Secret Software Security

This might not be the best title, but I like the alliteration for a the problems we have when governments seek to prevent security researchers from releasing information about software vulnerabilities. This is nothing new, as vendors have tried to prevent this for years, arguing that criminals will exploit the information and target users before a patch can be built. The other side of the argument is that many software companies don’t bother building patches if the issues are kept secret.

What might be different in this case is that we aren’t talking about database software, devices, or banking websites. Certainly those systems may need secure software, but here we have the US Department of Transportation arguing that security details about automobile software shouldn’t be released. There is some leeway in that potentially limiting details might satisfy the government, but apart from that, how do you feel?

Many of us use vehicles every day. We might use private cars, but we might use public buses, trains, and airplanes, all of which are making more and more use of software over time. I don’t know, but I suspect, that much of this software is being developed with an eye towards ensuring it works as intended much more than with a view towards how malicious users might take advantage of vulnerabilities. Far too often it seems that we have new systems where control data is allowed to transit the same networks and computing structures as less secure data, with minimal security across the entire system.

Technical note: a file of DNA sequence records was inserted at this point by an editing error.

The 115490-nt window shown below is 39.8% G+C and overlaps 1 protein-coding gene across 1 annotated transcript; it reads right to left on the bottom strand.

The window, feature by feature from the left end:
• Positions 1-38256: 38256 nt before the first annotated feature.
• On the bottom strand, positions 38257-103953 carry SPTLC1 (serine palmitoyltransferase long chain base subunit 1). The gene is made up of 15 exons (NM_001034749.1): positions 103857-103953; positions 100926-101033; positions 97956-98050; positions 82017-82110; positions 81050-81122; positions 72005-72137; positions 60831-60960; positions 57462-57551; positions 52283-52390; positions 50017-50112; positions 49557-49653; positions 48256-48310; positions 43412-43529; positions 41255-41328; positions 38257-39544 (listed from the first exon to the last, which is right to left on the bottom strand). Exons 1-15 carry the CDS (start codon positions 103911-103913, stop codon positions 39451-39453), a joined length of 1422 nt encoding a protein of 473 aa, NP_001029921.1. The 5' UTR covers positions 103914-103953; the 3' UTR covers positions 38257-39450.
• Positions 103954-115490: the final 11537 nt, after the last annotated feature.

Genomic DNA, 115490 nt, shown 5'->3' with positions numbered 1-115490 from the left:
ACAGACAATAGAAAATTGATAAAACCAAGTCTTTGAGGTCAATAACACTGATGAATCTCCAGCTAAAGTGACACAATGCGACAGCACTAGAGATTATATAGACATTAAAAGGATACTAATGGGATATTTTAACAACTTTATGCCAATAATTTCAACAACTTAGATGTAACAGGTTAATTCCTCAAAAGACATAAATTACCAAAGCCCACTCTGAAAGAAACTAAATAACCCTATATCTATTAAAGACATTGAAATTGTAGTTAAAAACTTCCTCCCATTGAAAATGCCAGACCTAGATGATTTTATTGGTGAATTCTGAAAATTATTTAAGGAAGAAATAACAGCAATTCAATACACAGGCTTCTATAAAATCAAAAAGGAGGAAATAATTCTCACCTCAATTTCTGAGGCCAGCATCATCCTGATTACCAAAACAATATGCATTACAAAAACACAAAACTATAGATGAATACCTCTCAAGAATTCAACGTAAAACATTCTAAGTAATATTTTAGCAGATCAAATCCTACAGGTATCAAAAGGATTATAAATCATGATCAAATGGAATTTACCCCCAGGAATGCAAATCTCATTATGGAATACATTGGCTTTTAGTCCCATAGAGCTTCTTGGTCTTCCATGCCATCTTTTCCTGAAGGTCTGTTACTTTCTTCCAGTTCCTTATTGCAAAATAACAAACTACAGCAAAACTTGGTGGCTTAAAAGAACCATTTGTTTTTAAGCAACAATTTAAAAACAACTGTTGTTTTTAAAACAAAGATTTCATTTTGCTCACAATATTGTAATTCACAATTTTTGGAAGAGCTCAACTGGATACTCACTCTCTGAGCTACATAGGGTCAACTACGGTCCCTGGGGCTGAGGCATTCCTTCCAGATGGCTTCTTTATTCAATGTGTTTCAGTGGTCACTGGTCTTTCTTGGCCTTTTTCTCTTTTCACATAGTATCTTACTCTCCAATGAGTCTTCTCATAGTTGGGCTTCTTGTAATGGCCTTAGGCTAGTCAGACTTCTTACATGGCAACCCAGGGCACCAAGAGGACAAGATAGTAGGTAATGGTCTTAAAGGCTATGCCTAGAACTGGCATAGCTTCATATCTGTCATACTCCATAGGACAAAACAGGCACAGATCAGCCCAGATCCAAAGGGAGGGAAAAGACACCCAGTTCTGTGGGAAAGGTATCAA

I certainly think that some researchers might not appreciate the dangers of random people experimenting with the issues they disclose, but I also truly believe that the pressures of getting software released overwhelm the concerns and dangers that exist overall. There are no shortage of people with time to spare, abundant computing resources, and substantial intelligence devoted to finding flaws in software. They work at “hacking” the system to change behaviors. While it’s a game to many, there are very real consequences to the world if strong security isn’t built into vehicle software.

I don’t know that I expect much to change, but I suspect that we will see more and more issues over time, more lawsuits and more highly technical and forensic analysis performed when we a system is attacked. I can only hope that we actually disclose poor security practices so that vendors do learn that their embedded systems need better, and more secure, software engineering practices implemented.

Steve Jones

The Voice of the DBA Podcast

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